The Khan family has been in the national spotlight after Khizr Khan, the father of fallen soldier Capt. Humayun Khan, tore into GOP presidential nominee Donald Trump at the Democratic National Convention. Trump has responded by taking some senseless swipes at the family, and dug himself quite a hole in the process.
Here are nine things you need to know about the Khan family.
1. Humayun's parents, Khizr and Ghazala, are originally from Pakistan. Humayun, the middle child, was born in the United Arab Emirates and moved with his parents to the U.S. at a young age. The family at first lived in Boston, MA and then moved to Maryland. Khizr Khan is currently an immigration lawyer.
2. Khizr Khan spoke out against Trump's proposed Muslim immigration plan in December. "It’s the values [of this country] that brought us here, not our religion," Khan told Vocativ. "Trump’s position on these issues do not represent those values."
Shortly thereafter, eventual Democratic nominee Hillary Clinton quoted Khizr Khan and highlighted his son's story, eventually leading to Khan's speech at the DNC.
3. Humayun had a big heart and loved to help people. Ghazala wrote about her son in The Washington Post, "Humayun was always dependable. If I was vacuuming the house and he was home, he would take the vacuum from my hand and clean the house. He volunteered to teach disabled children in the hospital how to swim. He said, 'I love when they have a little bit of progress and their faces, they light up. At least they are that much happy.'"
Ghazala also wrote that Humayun – whose goal was to become a military lawyer – felt like he needed to serve in Iraq for a second tour because "it was his duty."
The last time Ghazala spoke to Humayun was on Mother's Day in 2004; she pleaded that he not "go running around trying to become a hero."
"Mom, these are my soldiers, these are my people," Humayun responded. "I have to take care of them."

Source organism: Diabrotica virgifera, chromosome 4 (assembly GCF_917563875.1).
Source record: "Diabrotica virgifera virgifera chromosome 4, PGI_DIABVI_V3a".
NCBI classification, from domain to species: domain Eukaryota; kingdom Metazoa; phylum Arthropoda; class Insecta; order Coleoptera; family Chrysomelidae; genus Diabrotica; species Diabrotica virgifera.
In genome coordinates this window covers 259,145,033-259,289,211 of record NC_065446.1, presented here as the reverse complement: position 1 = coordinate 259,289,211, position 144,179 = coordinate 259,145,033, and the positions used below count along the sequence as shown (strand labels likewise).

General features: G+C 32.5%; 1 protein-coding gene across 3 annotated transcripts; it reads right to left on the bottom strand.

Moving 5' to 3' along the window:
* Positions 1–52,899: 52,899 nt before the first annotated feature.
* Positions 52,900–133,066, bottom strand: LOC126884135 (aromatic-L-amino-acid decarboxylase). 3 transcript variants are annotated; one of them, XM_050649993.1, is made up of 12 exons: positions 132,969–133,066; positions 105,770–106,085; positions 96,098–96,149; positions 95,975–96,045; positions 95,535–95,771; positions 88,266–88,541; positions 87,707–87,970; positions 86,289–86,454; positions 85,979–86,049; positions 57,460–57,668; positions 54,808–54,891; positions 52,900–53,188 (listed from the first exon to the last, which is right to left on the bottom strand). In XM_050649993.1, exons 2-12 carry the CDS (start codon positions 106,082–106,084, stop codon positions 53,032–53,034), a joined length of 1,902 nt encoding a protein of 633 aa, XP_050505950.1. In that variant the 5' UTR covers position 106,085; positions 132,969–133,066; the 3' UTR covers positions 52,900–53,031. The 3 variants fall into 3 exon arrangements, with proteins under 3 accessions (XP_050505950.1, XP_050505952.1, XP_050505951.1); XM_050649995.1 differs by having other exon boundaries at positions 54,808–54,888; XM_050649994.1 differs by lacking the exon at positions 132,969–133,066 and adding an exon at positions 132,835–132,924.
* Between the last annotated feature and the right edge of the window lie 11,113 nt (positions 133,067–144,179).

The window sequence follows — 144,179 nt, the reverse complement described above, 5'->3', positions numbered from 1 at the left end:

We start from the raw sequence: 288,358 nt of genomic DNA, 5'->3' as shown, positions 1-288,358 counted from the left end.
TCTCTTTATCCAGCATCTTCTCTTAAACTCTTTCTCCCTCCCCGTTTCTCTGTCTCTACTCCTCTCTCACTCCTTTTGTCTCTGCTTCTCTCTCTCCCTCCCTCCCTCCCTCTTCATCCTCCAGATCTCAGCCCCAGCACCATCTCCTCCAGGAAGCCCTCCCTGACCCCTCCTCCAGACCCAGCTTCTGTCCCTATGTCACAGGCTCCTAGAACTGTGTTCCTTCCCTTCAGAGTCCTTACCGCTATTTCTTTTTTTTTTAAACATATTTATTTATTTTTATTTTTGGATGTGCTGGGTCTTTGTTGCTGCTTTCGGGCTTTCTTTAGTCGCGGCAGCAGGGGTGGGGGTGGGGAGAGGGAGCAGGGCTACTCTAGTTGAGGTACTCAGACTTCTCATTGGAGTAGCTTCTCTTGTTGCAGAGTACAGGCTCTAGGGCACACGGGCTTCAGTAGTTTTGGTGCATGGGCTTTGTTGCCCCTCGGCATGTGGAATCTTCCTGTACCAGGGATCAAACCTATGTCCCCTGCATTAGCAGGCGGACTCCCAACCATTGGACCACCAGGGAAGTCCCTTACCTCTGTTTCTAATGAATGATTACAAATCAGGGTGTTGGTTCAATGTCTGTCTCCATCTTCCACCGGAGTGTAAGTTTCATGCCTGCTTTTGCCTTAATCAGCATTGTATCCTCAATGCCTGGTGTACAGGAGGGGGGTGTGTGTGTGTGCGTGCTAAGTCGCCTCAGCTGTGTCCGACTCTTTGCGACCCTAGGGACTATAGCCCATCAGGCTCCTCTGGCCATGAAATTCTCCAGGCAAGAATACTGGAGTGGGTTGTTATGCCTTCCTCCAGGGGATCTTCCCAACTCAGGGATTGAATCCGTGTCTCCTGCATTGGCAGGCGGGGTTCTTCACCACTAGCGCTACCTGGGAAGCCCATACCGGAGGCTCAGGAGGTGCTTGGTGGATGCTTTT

4. Capt. Khan died from a suicide car bomber. On June 8, 2004, a vehicle with two Iraqis in the front approached the gates of the U.S. military base Humayun was serving in. He ordered his fellow soldiers "to get down." Humayun approached the vehicle with his arm outstretched, and then the Iraqis set off the bomb that ended his life.
5. Humayun was revered by his fellow soldiers. A profile in The Daily Beast revealed just how highly Humayun's comrades thought of him. "All the soldiers loved him," Sgt. Laci Walker told The Daily Beast. "He was just so good, and everybody looked up to him."
Walker said that when she learned that Humayun had died in the explosion, she "puked [her] brains out."
Former Army Pfc. Vanessa Brenes-Ramirez said that she viewed Humayun as her "protector" and that when Humayun died, she had "never seen so many people cry. Grown people. I mean hitting the floor crying." She continued:
A sergeant who had been present at the blast told her that Khan had been a protector to the end.
“[Khan] told everybody, ‘Get down!’” she would say. “He sacrificed himself.”
She would also say, “He was our hero.”
And she would say, “We all would have done that. All of us. That’s how the Army is. You don’t look at what religion somebody is. Or where they are from.”
And she would say, “If Capt. Khan could pay the ultimate price, I could too.”
6. After his death, Humayun was awarded a Purple Heart and Bronze Star. Which makes the Khan family a Gold Star family.
7. Humayun is currently buried in Arlington National Cemetery.
8. Ghazala still has difficulty being in a room where there are pictures of her son. In response to Trump's charge that she didn't speak at the convention because of her religion, Ghazala responded:
I cannot walk into a room with pictures of Humayun. For all these years, I haven’t been able to clean the closet where his things are — I had to ask my daughter-in-law to do it. Walking onto the convention stage, with a huge picture of my son behind me, I could hardly control myself. What mother could? Donald Trump has children whom he loves. Does he really need to wonder why I did not speak?
9. The pocket constitution that Khizr Khan unveiled at his speech is one that he carried around for a long time. His respect for the Constitution must have extended to Humayun, who loved Thomas Jefferson and learning everything he could about him.